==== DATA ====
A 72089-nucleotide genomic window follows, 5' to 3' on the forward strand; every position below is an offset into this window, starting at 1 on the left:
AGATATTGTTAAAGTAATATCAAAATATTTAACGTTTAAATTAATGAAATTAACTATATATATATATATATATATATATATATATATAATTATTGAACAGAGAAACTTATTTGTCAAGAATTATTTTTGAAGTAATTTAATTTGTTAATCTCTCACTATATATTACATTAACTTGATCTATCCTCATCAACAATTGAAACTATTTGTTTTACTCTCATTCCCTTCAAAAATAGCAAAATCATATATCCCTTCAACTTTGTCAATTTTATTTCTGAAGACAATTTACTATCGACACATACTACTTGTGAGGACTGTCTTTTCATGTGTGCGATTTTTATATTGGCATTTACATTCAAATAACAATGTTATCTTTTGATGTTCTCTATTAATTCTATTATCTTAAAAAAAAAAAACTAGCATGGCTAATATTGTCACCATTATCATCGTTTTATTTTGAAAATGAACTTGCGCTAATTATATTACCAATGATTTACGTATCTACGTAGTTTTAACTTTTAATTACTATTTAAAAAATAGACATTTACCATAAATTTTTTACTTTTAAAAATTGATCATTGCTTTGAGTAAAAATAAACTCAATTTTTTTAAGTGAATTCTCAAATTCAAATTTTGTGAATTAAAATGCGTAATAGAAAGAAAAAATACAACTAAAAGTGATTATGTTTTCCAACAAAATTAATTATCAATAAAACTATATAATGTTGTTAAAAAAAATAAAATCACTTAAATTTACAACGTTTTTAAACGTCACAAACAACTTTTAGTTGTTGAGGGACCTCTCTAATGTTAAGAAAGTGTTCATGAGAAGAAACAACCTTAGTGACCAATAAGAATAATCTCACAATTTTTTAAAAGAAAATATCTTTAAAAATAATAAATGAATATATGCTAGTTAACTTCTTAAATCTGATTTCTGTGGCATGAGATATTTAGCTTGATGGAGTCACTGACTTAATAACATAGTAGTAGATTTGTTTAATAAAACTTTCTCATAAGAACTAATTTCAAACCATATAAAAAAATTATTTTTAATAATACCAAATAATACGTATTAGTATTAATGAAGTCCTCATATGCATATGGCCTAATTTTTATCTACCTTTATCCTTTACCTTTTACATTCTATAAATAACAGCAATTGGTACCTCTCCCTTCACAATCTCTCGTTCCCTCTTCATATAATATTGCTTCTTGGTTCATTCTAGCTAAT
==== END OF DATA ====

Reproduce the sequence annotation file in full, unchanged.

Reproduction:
A 72089-nucleotide genomic window follows, 5' to 3' on the forward strand; every position below is an offset into this window, starting at 1 on the left:
AGATATTGTTAAAGTAATATCAAAATATTTAACGTTTAAATTAATGAAATTAACTATATATATATATATATATATATATATATATATAATTATTGAACAGAGAAACTTATTTGTCAAGAATTATTTTTGAAGTAATTTAATTTGTTAATCTCTCACTATATATTACATTAACTTGATCTATCCTCATCAACAATTGAAACTATTTGTTTTACTCTCATTCCCTTCAAAAATAGCAAAATCATATATCCCTTCAACTTTGTCAATTTTATTTCTGAAGACAATTTACTATCGACACATACTACTTGTGAGGACTGTCTTTTCATGTGTGCGATTTTTATATTGGCATTTACATTCAAATAACAATGTTATCTTTTGATGTTCTCTATTAATTCTATTATCTTAAAAAAAAAAAACTAGCATGGCTAATATTGTCACCATTATCATCGTTTTATTTTGAAAATGAACTTGCGCTAATTATATTACCAATGATTTACGTATCTACGTAGTTTTAACTTTTAATTACTATTTAAAAAATAGACATTTACCATAAATTTTTTACTTTTAAAAATTGATCATTGCTTTGAGTAAAAATAAACTCAATTTTTTTAAGTGAATTCTCAAATTCAAATTTTGTGAATTAAAATGCGTAATAGAAAGAAAAAATACAACTAAAAGTGATTATGTTTTCCAACAAAATTAATTATCAATAAAACTATATAATGTTGTTAAAAAAAATAAAATCACTTAAATTTACAACGTTTTTAAACGTCACAAACAACTTTTAGTTGTTGAGGGACCTCTCTAATGTTAAGAAAGTGTTCATGAGAAGAAACAACCTTAGTGACCAATAAGAATAATCTCACAATTTTTTAAAAGAAAATATCTTTAAAAATAATAAATGAATATATGCTAGTTAACTTCTTAAATCTGATTTCTGTGGCATGAGATATTTAGCTTGATGGAGTCACTGACTTAATAACATAGTAGTAGATTTGTTTAATAAAACTTTCTCATAAGAACTAATTTCAAACCATATAAAAAAATTATTTTTAATAATACCAAATAATACGTATTAGTATTAATGAAGTCCTCATATGCATATGGCCTAATTTTTATCTACCTTTATCCTTTACCTTTTACATTCTATAAATAACAGCAATTGGTACCTCTCCCTTCACAATCTCTCGTTCCCTCTTCATATAATATTGCTTCTTGGTTCATTCTAGCTAAT